The Texas Relays are an annual track event (since 1925) hosted by the University of Texas at Austin. The Relays bring together both high school and college students and there are many parties held for the participants. The Texas Relays have been nicknamed the “Black Mardi Gras” because of the large numbers of partying African-Americans.
“Black Mardi Gras” has been cited in print since at least 2001 and remains a popular (but unofficial) nickname for the Texas Relays.
Wikipedia: Texas Relays
The Clyde Littlefield Texas Relays are an annual track and field competition held at Mike A. Myers Stadium in Austin, Texas. The University of Texas serves as host for the event, held on either the first or second weekend of April.
Events are held in High School, College, University, and Invitational divisions. The 85th running of the relays was March 28 - 31, 2012.
8 April 2001, Austin (TX) American-Statesman, “For some, Texas Relays mean it’s time to party”:
“It’s kind of like a black Mardi Gras,” said Bruce Augustine, 30, an Austinite who works as a receiving clerk at Dell Computer Corp.
Posted: Tue Apr 11, 2006 6:32 pm
I was , in fact, in Texas some of last week and the weekend. Austin, Killeen, and San Antonio to be exact. It just so happened that the Texas Relays were going on, a rally of some sort with primarily African American crotch rocket riders, and what I understand to be the Black Mardi Gras, or Urban Music Festival. I heard very little of what I would term “Texas” music
PSA: Texas Relays
Apr. 2nd, 2007 at 4:29 PM
My least favorite time of year has come once again: Texas Relays. I’m not sure I even know exactly what Texas Relays is (I mean, is it just people running relays?), but I know that it will be impossible to get onto campus in a vehicle
Apr. 3rd, 2007 11:27 pm (UTC)
Just so you know, Texas Relays is one of the largest celebrations of African-American culture in Texas.
It’s also a track-and-field competition, but the entire weekend is known as “Black Mardi Gras.”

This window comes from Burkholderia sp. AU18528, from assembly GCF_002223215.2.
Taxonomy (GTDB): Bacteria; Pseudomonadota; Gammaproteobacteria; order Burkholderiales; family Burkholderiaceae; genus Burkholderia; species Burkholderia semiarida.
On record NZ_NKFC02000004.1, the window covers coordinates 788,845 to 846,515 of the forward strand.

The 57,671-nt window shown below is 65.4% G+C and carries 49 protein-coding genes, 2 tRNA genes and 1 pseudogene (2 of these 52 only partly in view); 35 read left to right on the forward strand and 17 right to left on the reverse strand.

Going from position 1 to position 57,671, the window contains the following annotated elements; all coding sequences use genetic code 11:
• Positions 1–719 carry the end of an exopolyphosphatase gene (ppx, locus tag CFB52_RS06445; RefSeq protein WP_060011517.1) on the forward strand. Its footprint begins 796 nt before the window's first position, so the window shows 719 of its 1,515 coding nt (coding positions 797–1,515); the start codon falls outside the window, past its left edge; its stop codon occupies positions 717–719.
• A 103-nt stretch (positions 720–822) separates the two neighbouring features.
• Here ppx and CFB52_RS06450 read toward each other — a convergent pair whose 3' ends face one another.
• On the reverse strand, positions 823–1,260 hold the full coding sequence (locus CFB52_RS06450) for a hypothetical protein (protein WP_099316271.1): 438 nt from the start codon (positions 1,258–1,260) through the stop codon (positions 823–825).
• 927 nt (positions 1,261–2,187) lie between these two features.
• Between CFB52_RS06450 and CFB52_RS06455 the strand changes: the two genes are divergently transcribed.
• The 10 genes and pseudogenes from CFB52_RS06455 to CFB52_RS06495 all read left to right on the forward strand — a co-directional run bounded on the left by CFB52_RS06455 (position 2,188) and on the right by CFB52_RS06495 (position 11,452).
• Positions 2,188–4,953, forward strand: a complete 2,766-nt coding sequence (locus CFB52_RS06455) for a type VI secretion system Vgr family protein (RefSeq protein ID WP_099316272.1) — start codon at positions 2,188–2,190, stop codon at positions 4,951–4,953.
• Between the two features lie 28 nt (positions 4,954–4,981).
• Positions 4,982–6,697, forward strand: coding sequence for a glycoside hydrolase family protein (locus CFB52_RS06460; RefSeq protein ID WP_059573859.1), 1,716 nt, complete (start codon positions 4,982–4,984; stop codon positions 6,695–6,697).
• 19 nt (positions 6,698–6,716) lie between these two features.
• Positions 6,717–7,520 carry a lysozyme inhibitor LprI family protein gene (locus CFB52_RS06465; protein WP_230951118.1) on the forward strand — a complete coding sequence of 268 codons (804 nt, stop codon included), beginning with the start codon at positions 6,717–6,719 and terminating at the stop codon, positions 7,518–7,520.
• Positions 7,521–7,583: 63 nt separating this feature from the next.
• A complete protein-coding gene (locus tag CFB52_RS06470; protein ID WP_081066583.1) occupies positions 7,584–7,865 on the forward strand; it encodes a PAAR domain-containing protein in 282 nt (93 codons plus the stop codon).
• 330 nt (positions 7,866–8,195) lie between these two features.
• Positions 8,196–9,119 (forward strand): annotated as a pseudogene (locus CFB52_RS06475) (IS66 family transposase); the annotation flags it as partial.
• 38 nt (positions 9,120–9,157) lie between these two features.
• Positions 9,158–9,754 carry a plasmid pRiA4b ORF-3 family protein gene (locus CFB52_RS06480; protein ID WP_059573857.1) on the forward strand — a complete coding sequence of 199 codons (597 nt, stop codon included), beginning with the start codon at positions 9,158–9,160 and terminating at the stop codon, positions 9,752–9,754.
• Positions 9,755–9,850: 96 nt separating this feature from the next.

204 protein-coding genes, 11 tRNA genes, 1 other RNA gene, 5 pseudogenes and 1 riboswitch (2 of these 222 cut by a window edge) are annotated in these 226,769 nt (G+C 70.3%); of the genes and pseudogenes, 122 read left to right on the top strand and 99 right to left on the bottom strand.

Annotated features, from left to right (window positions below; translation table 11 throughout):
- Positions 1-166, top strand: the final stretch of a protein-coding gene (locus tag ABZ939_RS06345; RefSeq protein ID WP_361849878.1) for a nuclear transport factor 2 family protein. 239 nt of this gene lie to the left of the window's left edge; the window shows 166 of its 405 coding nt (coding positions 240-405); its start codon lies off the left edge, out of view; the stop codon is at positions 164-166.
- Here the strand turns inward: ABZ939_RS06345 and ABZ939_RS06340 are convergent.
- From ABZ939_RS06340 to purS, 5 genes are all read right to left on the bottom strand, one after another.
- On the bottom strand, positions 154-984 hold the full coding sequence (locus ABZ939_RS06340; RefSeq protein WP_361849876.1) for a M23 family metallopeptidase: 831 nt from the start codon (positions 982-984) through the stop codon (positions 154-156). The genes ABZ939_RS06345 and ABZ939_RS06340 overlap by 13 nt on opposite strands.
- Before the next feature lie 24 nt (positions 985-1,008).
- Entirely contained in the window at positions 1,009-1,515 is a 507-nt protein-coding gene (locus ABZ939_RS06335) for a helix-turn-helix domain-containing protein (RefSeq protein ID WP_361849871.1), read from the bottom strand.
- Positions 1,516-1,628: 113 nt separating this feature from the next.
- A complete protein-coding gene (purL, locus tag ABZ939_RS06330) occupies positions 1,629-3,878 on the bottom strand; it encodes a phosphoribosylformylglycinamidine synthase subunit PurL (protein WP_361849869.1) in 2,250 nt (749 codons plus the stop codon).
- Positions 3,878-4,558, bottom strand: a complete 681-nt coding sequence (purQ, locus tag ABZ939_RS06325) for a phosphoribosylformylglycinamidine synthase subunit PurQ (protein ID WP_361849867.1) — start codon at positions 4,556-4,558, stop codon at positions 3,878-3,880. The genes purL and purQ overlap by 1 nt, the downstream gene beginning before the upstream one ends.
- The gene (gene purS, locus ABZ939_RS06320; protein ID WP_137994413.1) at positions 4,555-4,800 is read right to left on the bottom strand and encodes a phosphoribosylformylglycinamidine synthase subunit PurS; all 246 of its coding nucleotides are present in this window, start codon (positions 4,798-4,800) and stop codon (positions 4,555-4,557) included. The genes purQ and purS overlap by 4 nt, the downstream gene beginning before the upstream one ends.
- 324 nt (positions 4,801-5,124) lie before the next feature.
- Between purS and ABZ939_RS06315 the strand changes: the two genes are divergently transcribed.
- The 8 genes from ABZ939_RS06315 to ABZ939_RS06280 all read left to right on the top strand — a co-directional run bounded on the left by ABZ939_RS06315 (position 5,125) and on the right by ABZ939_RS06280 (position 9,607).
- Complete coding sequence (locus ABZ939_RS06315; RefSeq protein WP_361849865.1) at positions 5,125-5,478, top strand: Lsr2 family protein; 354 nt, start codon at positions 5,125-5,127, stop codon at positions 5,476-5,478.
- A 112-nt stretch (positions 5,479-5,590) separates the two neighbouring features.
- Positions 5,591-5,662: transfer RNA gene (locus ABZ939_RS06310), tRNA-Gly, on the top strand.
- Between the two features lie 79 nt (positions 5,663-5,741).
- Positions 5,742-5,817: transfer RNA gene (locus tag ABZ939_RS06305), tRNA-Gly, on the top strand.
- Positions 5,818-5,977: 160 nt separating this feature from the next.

July-August 2009, The Alcalde (University of Texas alumni magazine), “Race Relations” by Lynn Freehill, pg. 23:
“Possibly even bigger than the track and field events themselves, the party scene in Austin that weekend has come to be known as the Black Mardi Gras. Folks travel from Dallas, Houston, and even as far away as Atlanta, Florida, California, and New York to take part in the 30+ parties and social events. You would be hard pressed to find a bigger social gathering in Texas of African Americans except maybe the Beach Party in Galveston.”
Answers to 10 Questions About What They Do
By Sarah Fenstermaker and Nikki Jones
New York, NY: Routledge
Texas Relays is an awesome event, bringing Olympic-level athletes as well as high school students to compete in track and field events in a stunning venue on the University of Texas campus. Tens of thousands of African Americans descend upon Austin from all over the country to watch the Relays and to enjoy a party scene that has come to be known as the Black Mardi Gras. It’s probably the biggest social gathering in Texas of African-Americans.
Austin (TX) American-Statesman
Posted: 12:00 a.m. Saturday, Oct. 27, 2012
LOCAL BUSINESS FOCUS
Austin struggling to recruit, retain black professionals
By Laylan Copelin
An incident during the Texas Relays three years ago still resonates with some people.
The track meet draws tens of thousands of black visitors and is nicknamed “Black Mardi Gras” because of the numerous parties organized around it.